A Man About Town

It is not often that society revenges itself upon the tricks played it by one it has courted. The votaries of fashion are not unfrequently made the victims of the adventurer, but for the sake of concealing their own want of sagacity the wrongdoer is seldom punished. Nevertheless, there are episodes now and then occurring, which, if they met the public eye, would afford a rich morsel of humor and ridicule. One of these came under my own observation a few years since. I had done some business for a well known merchant, and he was pleased with the manner I had executed it. I was not surprised, therefore, when he came to the Chief’s office one day and desired to speak with me.

“I have some work for yourself and friend,” said he, referring to my partner.

“What is it?” I inquired.

He then went on to detail to us the particulars of a number of successful robberies that had been perpetrated recently in the society in which his family moved. Strange as it may appear, all of these were done at fashionable gatherings, either at his own house or those of his neighbors.

“It would be impossible,” he said, “to suspect any of the guests; yet the servants had been strictly watched, and no evidence could be found to implicate any of them. Diamond bracelets mysteriously disappeared from the wrists of fair ladies; gentlemen lost their jewelry, watches and chains, and even gold-headed canes, in the most unaccountable way. At every house where a fashionable party met, some robbery of this description ensued. It had began to create an intense excitement. Ladies were afraid to appear with jewelry about them; gentlemen hesitated to display their diamonds, and were restless when any one approached them. Suspicion had grown up, and a coldness, which began to assume a very serious aspect, had been engendered between several families. The matter, he said, would have to be sifted, but how to do it he was at a loss to know.

I told him he would have to introduce me to his fashionable acquaintance, and as his guest. I attended the next party at his house. Even a stranger could discern the coldness and lack of free and genial kindness that pervaded the assembly. The atmosphere seemed to breathe suspicion. Everybody suspected his neighbor. Gentlemen were watched closely as they paid their [devoirs] to fair ladies, and the belles to whom devotion was offered freely, was eyed keenly lest they should spirit away a more costly jewel than the gentleman’s affections. One gentleman, however, I noticed at once as entirely free from these [unworthy] suspicions. His manner was radiant with a gay insouisance that charmed everyone. His repartees were brimful of wit and sparkled with fun, while the bright smile with which every lady greeted him, showed that he at least had not fallen under the cloud that had settled on the rest. Tet I noted the rapid lightning-like glance with which he surveyed everybody that approached him. Sometimes the great dark eyes would darken with a shade of anxiety as he encountered a stern looking visage, and then flash out merrily as he saw it harbored no suspicion of him. The man fascinated even me. I saw he was acting. His conduct, apparently controlled by a natural kindness of disposition, I perceived was the result of consummate impudence and nerve, and a sangfroid that enabled him to invest it with a genial grace and apparent carelessness. The half startled eager look which he sometimes threw around him, overlooked by his associates, was seen by me.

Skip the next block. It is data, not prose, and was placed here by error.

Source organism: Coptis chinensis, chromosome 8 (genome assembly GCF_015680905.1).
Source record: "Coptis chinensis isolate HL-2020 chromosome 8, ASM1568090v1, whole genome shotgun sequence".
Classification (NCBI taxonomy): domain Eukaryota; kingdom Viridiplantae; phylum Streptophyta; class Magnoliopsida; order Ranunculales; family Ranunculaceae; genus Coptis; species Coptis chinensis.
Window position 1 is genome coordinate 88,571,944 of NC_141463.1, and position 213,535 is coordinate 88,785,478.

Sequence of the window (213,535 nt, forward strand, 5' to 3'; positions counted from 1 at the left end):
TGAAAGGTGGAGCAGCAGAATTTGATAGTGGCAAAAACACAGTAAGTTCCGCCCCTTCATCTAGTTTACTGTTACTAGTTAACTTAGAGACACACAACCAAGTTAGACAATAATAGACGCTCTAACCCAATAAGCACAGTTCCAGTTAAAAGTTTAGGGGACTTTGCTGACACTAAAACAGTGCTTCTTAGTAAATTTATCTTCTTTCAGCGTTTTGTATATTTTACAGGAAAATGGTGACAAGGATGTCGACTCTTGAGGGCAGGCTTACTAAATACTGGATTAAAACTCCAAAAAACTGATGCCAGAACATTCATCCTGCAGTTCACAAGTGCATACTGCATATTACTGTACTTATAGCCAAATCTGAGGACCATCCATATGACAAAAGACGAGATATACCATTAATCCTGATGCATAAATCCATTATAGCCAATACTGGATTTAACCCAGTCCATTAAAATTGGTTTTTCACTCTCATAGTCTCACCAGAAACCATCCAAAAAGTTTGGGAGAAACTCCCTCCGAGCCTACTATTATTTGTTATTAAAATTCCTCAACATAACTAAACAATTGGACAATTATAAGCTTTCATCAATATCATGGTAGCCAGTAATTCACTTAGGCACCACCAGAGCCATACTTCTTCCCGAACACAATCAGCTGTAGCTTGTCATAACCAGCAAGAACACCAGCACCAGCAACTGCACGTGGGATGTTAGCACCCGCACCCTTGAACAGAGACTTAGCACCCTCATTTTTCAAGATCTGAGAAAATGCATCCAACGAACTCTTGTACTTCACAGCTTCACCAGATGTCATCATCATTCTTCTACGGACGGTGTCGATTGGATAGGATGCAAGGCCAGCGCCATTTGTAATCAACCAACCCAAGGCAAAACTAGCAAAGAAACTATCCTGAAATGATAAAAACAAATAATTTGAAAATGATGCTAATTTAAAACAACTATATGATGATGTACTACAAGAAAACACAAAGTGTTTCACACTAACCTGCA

I had settled in my own mind that he was the culprit. But to anyone else my conclusions would have appeared uncertain and my suspicions vague. Still I watched him. I was eager to see how he would maneuver his successful larcenies. For more than an hour he radiated from one part of the wide salon to another apparently unsettled in his mind, or eager to make his devoirs to all. At last his arm was given to a lady and, they strayed out upon the verandah. I at once solicited the pleasure of a promenade with my fascinating hostess, and while charmed with the sprightly grace and witty nonsense of my companion, still kept an observant eye upon the Mercutio whose brilliant nothings were charming his inamorata as a serpent fascinates a bird. The man was a study. I could hear, as I passed them, his love-voiced pleasantries, the wit that flashed and sparkled from his tongue as diamonds sparkle and flash in the lamplight. I almost began to doubt the justness of my own suspicions, when suddenly his hand crept to the lady’s ear; a sparkle and flash of diamonds, a sparkle and flash of wit, and he led her back to the drawing room, her fair face radiant with blushes, but the pink-like ears no longer cumbered with the gawdy jewels. Again and again was the same maneuver repeated with others, and each time some costly ornament disappeared, some beautiful bauble had been lost.